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An open account is any type of financial account where some type of credit is extended to a customer. Accounts of this type include credit card accounts, lines of credit established with a bank, and even a revolving charge account at a local business. The typical open account is structured to apply some rate of interest to the current amount owed by the account holder. Some accounts that have an open structure have a credit limit, while others are open ended and subject to review by the creditor from time to time.
One of the most common examples of the open account is the credit card account. The business issuing the card grants the credit privileges based on terms and conditions that are found in the contract that governs the use of the account. Many credit cards are set at a pre-determined credit limit that is reviewed from time to time by the issuer, and may be adjusted if the account holder proves to be responsible in using the account. Some credit cards do not include a pre-determined credit limit, but are reviewed from time to time to ensure the holder is still considered creditworthy. Some cards charge an annual fee, and all types impose finance charges on any current balances present at the closing date for the current billing period.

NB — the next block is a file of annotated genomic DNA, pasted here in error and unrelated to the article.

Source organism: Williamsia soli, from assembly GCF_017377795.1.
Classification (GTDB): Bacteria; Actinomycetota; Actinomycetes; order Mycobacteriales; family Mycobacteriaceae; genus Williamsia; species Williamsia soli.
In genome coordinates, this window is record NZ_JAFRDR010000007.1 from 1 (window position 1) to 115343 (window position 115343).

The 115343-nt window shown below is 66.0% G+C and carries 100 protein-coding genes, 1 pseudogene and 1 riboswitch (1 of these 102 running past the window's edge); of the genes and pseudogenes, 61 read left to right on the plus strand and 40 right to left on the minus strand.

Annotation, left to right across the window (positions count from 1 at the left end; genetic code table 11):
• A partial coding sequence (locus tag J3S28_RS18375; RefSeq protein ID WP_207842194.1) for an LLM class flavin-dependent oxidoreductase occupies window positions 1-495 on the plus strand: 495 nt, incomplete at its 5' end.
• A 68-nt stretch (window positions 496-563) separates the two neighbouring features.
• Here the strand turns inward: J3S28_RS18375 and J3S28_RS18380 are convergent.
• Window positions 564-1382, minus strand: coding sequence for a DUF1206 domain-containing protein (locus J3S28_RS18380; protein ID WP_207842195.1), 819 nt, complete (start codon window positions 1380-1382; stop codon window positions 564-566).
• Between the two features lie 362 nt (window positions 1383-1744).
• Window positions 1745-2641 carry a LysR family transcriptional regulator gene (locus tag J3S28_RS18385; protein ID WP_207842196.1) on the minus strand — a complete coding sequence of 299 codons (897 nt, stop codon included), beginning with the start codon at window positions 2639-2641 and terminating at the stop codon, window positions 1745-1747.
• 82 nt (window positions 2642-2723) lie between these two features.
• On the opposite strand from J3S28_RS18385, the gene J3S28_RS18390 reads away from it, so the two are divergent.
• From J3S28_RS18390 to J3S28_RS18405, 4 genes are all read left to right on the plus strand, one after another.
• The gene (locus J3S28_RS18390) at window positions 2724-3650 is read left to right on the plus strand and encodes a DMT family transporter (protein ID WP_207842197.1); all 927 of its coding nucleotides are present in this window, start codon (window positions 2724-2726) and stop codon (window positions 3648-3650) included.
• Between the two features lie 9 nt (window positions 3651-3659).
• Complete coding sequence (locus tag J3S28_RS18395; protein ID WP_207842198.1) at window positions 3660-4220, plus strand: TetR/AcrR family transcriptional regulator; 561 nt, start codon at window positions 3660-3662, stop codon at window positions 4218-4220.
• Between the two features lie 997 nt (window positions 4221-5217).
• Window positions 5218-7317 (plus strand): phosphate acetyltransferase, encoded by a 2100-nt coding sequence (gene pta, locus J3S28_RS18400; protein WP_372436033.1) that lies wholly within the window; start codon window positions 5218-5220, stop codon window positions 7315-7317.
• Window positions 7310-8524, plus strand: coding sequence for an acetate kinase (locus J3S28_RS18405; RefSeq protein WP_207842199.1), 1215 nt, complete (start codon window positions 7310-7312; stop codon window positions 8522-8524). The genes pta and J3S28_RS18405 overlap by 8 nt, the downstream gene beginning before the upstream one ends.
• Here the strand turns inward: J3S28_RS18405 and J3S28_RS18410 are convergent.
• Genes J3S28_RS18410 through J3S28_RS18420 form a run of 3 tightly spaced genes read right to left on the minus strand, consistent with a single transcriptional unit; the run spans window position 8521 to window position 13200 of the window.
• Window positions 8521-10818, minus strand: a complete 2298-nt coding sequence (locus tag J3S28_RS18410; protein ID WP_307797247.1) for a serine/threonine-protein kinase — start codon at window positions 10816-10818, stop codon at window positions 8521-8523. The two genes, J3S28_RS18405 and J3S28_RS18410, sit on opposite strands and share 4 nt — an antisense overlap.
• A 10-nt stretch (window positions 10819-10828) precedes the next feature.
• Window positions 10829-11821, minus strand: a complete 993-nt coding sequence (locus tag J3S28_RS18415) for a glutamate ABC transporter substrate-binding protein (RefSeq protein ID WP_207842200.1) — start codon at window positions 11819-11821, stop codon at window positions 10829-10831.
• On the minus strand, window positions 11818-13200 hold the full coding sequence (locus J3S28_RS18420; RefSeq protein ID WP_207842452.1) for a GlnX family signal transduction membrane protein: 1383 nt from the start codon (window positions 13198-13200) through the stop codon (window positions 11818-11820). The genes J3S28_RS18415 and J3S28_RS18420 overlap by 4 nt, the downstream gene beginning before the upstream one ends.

A revolving charge account is another form of an open account. This term is sometimes applied to credit cards, but can also refer to charge accounts that are set up with local merchants. Essentially, this type of account makes it possible to purchase items now, and pay for them within a given period of time. This type of local open account is sometimes more casual than a credit card account, since it relies mainly on the degree of trust that exists between the business owner and the customer. As with any type of open account, charging privileges can be revoked at any time if the issuer has reason to believe the customer is unwilling or unable to pay.
Many businesses establish a line of credit with banks and other financial institutions. This type of open account allows the business to draw on the credit line for any number of purposes, such as meeting a payroll, launching a new product line, or simply obtaining funds to help the business through a period of seasonal downturn. The money borrowed via the line of credit is repaid based on the terms of the contract between the two parties, often in minimal increments within specified periods of time.
Just about any type of open account allows the account holder to make payments on the outstanding balance whenever he or she wishes. Many accounts of this type do impose a minimum payment that must be made each billing period in order to keep the account in good standing. As long as this minimum payment is made on time, the account holder can pay as much above that amount as he or she desires, or make multiple additional payments throughout the billing period.
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